The Dark Knight Showcases Gotham City’s Health Problems

July 27, 2008 at 10:28 pm 1 comment

Just as the rooftop spotlight illuminated the sky with a bat, The Dark Knight illuminates the health problems of Gotham City. Would The Joker unscarred have been a different person? (And which version of how he got his scars was true?)

The policewoman who sold out to the joker, Detective Ramirez, did so because her mother was hospitalized and she couldn’t afford the bills.  For that matter, being a patient in a Gotham City hospital is not such a safe proposition. Then there was Batman’s stitching of the dog bite on his arm, aided by his trusty Alfred. And the severe burns on half of Harvey Dent’s face, for which he refused pain killers or skin grafts.

Mental health issues were abundant, including Harvey Dent’s interrogation of a paranoid schizophrenic that Batman stopped. In real life, Heath Ledger, who played The Joker in a eerily psychotic way, died from an “accidental overdose of the anti-anxiety agents Valium and Xanax, the sleep aids Restoril and Unisom, and the painkillers OxyContin and hydrocodone (the active ingredient in Vicodin)”.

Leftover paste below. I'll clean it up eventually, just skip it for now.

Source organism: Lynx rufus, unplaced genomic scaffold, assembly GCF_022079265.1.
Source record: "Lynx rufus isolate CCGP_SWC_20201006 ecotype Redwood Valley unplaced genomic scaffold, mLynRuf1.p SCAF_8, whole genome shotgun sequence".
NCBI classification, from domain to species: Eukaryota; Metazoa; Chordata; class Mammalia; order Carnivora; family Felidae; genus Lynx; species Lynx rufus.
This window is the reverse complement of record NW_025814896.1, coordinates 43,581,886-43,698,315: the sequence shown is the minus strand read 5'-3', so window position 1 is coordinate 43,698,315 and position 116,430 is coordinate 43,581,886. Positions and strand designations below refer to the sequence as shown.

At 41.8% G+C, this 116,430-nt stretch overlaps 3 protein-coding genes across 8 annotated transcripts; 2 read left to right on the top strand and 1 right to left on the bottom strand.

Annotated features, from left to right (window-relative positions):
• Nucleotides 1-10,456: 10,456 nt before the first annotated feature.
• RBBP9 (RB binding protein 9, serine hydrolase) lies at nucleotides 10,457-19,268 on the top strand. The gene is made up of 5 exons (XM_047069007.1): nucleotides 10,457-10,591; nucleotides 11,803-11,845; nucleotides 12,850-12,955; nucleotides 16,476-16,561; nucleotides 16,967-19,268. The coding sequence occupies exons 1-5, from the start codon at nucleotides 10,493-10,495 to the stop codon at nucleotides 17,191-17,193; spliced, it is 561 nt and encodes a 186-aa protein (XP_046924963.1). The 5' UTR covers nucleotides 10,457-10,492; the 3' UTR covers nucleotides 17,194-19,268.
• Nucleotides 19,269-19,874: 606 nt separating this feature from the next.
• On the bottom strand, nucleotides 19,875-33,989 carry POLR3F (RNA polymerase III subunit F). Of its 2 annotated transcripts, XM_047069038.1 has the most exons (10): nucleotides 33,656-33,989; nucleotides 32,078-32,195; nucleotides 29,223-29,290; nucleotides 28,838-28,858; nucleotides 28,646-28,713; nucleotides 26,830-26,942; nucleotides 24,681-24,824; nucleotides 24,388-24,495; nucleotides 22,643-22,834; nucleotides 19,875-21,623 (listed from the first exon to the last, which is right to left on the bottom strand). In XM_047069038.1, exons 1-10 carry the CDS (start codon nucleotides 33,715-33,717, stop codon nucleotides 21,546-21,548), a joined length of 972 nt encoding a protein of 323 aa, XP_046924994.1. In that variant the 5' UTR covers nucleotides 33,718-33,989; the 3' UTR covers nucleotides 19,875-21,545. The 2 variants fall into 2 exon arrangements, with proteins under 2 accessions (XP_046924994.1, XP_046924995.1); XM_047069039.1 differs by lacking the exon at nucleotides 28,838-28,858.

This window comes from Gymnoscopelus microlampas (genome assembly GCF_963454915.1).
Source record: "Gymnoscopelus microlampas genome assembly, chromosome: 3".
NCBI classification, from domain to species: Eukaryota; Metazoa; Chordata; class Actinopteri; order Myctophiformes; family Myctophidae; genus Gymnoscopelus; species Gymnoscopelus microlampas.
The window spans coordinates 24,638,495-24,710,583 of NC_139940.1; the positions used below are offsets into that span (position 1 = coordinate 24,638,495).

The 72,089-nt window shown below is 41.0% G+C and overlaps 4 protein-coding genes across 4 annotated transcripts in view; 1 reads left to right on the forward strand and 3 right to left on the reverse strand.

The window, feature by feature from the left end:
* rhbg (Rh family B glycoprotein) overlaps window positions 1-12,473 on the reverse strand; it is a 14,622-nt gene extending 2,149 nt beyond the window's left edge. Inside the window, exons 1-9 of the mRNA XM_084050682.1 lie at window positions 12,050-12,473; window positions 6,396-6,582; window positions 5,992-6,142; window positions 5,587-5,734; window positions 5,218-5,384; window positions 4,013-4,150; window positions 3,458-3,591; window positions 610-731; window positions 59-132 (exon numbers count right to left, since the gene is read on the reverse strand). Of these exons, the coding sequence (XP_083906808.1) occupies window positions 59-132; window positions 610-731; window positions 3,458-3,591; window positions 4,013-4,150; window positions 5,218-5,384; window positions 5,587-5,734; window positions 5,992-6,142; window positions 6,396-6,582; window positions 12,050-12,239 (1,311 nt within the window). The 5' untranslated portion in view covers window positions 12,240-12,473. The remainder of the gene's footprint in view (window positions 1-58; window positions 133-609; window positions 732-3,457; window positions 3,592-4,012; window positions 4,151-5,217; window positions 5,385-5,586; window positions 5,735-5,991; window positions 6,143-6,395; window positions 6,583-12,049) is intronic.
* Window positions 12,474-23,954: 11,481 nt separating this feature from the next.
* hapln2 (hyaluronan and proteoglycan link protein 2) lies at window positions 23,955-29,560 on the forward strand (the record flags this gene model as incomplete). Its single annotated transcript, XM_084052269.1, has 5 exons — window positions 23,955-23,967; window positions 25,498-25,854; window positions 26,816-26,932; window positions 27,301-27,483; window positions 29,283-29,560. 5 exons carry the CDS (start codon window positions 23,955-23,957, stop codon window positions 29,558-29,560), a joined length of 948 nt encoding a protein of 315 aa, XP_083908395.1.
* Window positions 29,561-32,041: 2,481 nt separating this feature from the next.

The highest drama is created by life or death situations. “Pop culture, such as the Batman comics and movies, provides an opportunity to think philosophically about issues and topics that parallel the real world.” Avoid the health problems of Gotham City if you can.


Entry filed under: health. Tags: , , .

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1 Comment Add your own

  • 1. Cortney  |  July 29, 2008 at 12:00 am

    its too bad about heath ledger, ive loved him as my one of my favorite actors since i can remember. i think a lot of why he died has to do with his ex and her taking his kid.


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Lisa Gualtieri, PhD, ScM

Lisa GualtieriLisa Gualtieri is Assistant Professor at Tufts University School of Medicine in the Department of Public Health and Community Medicine. She is Director of the Certificate Program in Digital Health Communication. Lisa teaches Designing Health Campaigns using Social Media, Social Media and Health, Mobile Health Design, and Digital Strategies for Health Communication. Contact Lisa:


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